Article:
The Gone Girl movie has a completely different ending than the book


One problem when one of your favorite books get adapted into a movie is that you already know how it’s going to end. Another problem is that 99% of the time, the book was better, but it’s always hard to cram the complexities of a novel into a 2-hour acted-out narrative. David Fincher and Gillian Flynn have circumvented the first problem by changing the ending of Gone Girl for the big screen. How much did they change?

First of all, the ending rewrite was done by the book’s author, Gillian Flynn, so there should be no worries that the original creator would be dissatisfied. That’s quite a thing to ask an author, but Flynn found the task exhilarating. “There was something thrilling about taking this piece of work that I’d spent about two years painstakingly putting together with all its eight million LEGO pieces and take a hammer to it and bash it apart and reassemble it into a movie,” she said of the rewrite.

“Ben [Affleck] was so shocked by it,” Flynn told Entertainment Weeky “He would say, ‘This is a whole new third act! She literally threw that third act out and started from scratch.'”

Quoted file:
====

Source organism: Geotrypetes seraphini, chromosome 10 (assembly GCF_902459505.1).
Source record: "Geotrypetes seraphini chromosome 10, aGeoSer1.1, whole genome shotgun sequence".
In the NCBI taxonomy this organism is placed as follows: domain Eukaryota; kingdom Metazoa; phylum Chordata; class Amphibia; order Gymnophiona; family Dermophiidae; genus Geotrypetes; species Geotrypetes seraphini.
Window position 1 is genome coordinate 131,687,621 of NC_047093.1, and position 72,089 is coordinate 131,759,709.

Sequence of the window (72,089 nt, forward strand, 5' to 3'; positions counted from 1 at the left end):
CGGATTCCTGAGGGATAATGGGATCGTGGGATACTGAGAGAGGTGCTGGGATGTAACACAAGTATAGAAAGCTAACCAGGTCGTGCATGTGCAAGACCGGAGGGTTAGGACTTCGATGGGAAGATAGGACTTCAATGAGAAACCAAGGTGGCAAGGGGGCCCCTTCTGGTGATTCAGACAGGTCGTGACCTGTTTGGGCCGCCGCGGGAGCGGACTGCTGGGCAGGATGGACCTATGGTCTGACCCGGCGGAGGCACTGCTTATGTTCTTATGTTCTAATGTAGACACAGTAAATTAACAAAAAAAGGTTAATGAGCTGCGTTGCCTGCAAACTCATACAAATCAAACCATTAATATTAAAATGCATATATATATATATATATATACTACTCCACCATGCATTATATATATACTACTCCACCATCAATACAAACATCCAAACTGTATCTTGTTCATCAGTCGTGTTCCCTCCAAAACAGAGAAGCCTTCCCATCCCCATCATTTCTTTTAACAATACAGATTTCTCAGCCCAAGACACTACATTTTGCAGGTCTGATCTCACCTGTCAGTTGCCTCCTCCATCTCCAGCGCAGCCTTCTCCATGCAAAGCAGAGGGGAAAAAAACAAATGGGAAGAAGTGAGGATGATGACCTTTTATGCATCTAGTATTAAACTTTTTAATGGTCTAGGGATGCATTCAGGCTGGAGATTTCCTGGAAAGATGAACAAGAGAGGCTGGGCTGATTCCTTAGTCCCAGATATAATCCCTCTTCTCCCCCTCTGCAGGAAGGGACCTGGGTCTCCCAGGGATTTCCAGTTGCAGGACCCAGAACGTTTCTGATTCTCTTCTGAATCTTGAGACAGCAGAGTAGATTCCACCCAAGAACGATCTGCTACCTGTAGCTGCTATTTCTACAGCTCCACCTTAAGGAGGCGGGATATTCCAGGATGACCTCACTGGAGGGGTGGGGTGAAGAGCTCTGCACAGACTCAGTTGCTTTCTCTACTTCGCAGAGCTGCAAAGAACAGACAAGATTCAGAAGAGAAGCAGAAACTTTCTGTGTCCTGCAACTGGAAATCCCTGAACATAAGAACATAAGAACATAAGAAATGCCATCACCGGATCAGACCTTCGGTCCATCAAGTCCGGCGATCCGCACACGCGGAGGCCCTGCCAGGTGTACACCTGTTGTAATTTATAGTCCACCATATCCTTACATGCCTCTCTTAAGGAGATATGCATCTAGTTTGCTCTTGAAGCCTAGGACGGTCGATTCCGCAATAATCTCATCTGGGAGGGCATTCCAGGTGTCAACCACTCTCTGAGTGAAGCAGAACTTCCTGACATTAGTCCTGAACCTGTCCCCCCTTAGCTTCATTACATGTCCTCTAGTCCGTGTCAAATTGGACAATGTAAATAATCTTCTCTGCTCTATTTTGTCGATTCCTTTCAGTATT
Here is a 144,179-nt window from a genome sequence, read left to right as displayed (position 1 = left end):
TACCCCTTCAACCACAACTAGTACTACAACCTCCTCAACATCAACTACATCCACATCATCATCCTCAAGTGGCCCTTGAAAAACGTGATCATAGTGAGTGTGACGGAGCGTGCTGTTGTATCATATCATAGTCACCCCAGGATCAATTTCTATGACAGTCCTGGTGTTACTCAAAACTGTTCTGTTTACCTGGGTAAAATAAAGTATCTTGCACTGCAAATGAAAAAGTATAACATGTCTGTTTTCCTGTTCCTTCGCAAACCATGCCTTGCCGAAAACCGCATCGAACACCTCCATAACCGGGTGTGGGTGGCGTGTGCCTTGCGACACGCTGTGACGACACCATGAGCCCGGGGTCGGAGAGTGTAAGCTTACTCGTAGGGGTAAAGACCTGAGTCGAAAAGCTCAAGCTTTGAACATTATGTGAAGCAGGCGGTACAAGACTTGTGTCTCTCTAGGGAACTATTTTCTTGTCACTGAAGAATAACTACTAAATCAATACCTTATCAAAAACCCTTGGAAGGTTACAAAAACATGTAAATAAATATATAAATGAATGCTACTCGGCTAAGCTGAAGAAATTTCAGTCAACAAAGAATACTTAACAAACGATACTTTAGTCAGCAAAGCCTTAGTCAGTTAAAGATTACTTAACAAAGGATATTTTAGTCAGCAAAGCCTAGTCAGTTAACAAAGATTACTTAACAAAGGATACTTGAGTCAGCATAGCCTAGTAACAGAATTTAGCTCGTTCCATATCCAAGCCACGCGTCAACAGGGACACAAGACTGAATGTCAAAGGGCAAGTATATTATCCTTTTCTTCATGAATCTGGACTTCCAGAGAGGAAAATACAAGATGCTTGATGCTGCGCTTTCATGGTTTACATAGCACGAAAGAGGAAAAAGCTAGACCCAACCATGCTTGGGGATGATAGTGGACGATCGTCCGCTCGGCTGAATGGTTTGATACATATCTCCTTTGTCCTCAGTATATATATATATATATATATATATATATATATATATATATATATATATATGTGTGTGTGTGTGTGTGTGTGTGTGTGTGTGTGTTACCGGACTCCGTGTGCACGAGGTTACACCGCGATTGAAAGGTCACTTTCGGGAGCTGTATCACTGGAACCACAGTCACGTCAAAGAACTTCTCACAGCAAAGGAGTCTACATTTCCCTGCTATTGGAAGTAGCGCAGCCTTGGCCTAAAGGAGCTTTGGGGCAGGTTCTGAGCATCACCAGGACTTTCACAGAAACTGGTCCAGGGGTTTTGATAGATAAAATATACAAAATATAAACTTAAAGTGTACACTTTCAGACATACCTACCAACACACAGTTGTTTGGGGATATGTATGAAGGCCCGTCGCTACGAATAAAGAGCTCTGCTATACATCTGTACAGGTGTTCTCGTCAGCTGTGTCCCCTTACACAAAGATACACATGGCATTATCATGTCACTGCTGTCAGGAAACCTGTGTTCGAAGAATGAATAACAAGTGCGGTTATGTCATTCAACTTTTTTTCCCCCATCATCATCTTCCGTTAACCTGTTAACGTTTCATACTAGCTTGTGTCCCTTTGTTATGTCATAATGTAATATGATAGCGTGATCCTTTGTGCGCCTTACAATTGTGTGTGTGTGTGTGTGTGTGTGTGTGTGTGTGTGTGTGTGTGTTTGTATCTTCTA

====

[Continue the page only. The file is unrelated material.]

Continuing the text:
Once reason why they decided to change up the ending was that director David Fincher felt that his 2011 adaptation of the international bestseller Girl With the Dragon Tattoo was “too beholden to the source material.”

In a Reddit AMA, Flynn went back on some of the hyperbolic language she used in the EW interview, saying that the changes are incredibly dramatic.

Those reports have been greatly exaggerated! Of course, the script has to be different from the book in some ways—you have to find a way to externalize all those internal thoughts and you have to do more with less room and you just don’t have room for everything. But the mood, tone and spirit of the book are very much intact. I’ve been very involved in the film and loved it. Working with David Fincher is pretty much the best place to start for a screenwriter. Screenwriting definitely works different parts of your brain than writing a novel. I do love that with novels, you can really sprawl out–it feels quite decadent. With screenwriting, you have to justify every choice. It’s a nice discipline, but definitely not decadent.

Gone Girl starring Ben Affleck and Rosamund Pike hits theaters Oct. 3.

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